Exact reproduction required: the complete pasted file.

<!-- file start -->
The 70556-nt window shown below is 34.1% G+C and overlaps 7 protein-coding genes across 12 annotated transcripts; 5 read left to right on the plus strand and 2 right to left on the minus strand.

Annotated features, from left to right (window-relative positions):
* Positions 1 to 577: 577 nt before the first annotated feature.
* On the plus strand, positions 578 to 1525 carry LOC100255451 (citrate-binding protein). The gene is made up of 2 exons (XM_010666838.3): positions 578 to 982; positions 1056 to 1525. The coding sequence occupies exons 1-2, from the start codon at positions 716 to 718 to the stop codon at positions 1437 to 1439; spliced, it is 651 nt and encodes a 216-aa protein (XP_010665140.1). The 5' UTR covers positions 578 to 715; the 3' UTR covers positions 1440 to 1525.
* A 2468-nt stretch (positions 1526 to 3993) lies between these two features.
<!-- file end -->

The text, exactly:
The 70556-nt window shown below is 34.1% G+C and overlaps 7 protein-coding genes across 12 annotated transcripts; 5 read left to right on the plus strand and 2 right to left on the minus strand.

Annotated features, from left to right (window-relative positions):
* Positions 1 to 577: 577 nt before the first annotated feature.
* On the plus strand, positions 578 to 1525 carry LOC100255451 (citrate-binding protein). The gene is made up of 2 exons (XM_010666838.3): positions 578 to 982; positions 1056 to 1525. The coding sequence occupies exons 1-2, from the start codon at positions 716 to 718 to the stop codon at positions 1437 to 1439; spliced, it is 651 nt and encodes a 216-aa protein (XP_010665140.1). The 5' UTR covers positions 578 to 715; the 3' UTR covers positions 1440 to 1525.
* A 2468-nt stretch (positions 1526 to 3993) lies between these two features.